Although there are many aspects to consider when evaluating a document for accessibility, these are the Top 7 Accessibility Considerations for Digital Documents when creating a new document OR when evaluating the accessibility of an existing document.
Choose fonts that are easy to read. Sans serif fonts are the best choice for the body of your document or other large sections of text. Serif fonts can still be used for headings or other large text.
Use the semantic heading structure available in the “ribbon” of your word processing application to indicate the hierarchy of headings throughout the document. This should seem similar to an outline.
The basic Idea:
The title should be a level 1 heading. There is only one level 1 header in the entire file. Level 2 headings will be for any sectioning within the document. Meanwhile, level 3, 4, 5, and 6 headings will be used to further breakdown each topic, idea, chapter, etc. into smaller sections.
On this page the heading levels (shown as <h1> for level 1, <h2> for level 2, and so on…) are:
- <h1> Top 7 Accessibility Considerations for Digital Documents
- <h2> Font
- <h2> Semantic Structure
- <h3> The Basic Idea
- <h3> For Example
- <h2> Lists
- <h2> Color Considerations
- <h2> Descriptive Links
- <h2> Alternative Text
- <h2> Captions
When making a list, use the tools provided to create bullets, numbering, or outlining. These tools create the semantic structure for unordered or ordered lists. Avoid using dashes, astericks, tabbing, or self-numbering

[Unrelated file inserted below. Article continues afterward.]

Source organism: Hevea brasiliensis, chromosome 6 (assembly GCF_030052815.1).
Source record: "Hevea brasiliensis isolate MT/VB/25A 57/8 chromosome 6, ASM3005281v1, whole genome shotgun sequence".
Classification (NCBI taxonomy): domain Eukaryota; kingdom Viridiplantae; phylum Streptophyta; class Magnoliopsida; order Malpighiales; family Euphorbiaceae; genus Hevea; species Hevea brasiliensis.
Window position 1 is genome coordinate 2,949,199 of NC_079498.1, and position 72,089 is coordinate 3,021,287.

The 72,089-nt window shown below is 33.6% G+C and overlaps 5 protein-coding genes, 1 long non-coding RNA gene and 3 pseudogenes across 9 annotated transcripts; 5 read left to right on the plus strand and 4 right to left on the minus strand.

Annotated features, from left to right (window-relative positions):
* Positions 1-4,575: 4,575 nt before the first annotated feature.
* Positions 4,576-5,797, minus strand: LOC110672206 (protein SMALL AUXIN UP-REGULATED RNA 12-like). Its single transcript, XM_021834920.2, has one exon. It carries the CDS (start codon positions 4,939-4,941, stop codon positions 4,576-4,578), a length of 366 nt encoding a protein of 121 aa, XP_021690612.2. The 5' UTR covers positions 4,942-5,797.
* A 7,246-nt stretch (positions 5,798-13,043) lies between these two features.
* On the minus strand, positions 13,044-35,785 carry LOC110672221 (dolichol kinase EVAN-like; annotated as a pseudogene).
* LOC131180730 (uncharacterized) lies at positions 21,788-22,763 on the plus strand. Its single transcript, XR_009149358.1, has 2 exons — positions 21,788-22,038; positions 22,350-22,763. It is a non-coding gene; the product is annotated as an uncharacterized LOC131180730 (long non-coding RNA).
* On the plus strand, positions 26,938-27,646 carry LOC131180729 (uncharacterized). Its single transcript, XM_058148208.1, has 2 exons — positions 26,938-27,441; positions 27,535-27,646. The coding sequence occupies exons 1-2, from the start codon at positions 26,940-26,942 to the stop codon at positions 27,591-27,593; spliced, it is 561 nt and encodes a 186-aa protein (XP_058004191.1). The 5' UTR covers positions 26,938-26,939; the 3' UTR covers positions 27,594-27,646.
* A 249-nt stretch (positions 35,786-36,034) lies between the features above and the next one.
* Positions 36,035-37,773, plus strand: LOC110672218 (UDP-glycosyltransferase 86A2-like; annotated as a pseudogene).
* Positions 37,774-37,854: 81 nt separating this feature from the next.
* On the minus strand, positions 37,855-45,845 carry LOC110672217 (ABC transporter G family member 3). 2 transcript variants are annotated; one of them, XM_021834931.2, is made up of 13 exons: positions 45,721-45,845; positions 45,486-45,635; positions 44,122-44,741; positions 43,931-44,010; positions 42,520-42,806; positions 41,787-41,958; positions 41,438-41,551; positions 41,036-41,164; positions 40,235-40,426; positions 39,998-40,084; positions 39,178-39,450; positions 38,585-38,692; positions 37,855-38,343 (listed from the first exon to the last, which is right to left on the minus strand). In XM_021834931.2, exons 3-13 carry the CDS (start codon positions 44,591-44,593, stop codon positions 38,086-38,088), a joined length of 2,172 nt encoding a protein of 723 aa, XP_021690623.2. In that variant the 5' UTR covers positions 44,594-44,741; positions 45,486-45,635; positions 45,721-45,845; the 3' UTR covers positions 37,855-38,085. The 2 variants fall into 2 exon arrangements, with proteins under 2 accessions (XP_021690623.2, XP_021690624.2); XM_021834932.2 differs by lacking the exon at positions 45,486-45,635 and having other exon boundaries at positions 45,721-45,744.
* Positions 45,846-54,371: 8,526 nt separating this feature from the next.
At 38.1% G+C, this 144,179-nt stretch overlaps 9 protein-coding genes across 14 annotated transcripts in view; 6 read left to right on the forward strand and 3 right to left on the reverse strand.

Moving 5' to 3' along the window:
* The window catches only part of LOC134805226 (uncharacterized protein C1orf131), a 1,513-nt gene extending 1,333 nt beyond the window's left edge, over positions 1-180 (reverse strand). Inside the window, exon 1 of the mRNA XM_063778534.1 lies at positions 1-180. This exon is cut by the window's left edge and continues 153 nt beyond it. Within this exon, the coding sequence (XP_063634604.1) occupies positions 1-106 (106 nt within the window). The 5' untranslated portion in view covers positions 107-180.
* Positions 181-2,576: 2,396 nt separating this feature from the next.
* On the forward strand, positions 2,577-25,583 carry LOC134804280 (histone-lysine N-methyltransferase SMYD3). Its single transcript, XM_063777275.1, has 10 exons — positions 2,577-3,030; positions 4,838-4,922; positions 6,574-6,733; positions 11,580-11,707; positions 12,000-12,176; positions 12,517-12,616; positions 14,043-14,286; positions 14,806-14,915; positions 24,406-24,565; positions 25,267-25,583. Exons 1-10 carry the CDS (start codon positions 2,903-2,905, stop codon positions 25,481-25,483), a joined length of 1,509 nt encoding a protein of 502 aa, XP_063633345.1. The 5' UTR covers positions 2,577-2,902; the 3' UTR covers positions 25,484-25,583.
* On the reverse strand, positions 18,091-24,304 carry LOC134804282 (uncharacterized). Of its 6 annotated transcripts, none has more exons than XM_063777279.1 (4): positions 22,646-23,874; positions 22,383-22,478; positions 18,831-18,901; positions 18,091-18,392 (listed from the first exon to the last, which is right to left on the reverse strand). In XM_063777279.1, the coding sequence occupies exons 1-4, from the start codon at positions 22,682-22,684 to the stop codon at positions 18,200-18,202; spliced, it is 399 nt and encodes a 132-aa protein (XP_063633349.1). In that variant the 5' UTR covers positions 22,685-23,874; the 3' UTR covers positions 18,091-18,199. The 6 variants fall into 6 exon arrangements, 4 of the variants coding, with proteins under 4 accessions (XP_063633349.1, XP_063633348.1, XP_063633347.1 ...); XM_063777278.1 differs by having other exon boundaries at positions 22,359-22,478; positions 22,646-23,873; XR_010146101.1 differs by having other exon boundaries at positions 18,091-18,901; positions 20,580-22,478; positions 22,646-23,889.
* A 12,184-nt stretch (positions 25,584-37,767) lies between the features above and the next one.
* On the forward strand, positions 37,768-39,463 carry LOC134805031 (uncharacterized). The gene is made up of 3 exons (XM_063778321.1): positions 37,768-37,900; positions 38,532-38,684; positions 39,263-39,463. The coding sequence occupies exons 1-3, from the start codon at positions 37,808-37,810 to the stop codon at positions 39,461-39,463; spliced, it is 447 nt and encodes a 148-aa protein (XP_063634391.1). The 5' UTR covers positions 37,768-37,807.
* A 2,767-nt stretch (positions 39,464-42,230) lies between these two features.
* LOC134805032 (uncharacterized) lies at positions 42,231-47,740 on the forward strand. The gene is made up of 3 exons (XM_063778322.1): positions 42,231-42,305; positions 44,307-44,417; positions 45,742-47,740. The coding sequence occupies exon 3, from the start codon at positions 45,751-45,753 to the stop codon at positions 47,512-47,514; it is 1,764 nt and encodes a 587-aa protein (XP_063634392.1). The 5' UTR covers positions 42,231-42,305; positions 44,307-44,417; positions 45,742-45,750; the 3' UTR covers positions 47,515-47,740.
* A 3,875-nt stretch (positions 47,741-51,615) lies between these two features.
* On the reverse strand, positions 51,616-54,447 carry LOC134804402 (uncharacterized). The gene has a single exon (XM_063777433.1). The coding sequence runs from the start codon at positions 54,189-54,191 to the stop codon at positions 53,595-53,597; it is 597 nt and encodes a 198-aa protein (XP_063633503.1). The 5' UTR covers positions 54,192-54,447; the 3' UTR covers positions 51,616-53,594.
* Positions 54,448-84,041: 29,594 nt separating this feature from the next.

Ensure that the colors used for font and graphics create enough contrast with their backgrounds so that they are easy to read. Additionally, avoid communicating information through color reliance. Color can be used to enhance, but it should not be the only means of communicating.
Avoid pasting in a long, random URL by creating hyperlinks with custom text. When writing custom text for your hyperlink, you should also avoid phrases that are not descriptive like “read more” or “click here.” The best hyperlink text concisely conveys the link destination and makes sense when read out of context.
Non-decorative images within digital documents require alternative text, frequently referred to as “alt text.” Alt text can be add in most applications by right-clicking (or command-clicking) and selecting “Edit alt text” from the drop down menu. Good alt text is a brief description of the content and the function of the image. Images that are only added for decorative purposes and do not add context to the document should be marked as “decorative.”
When a video or audio element is embedded in or linked to from a digital document captions or a transcript of the audio is required.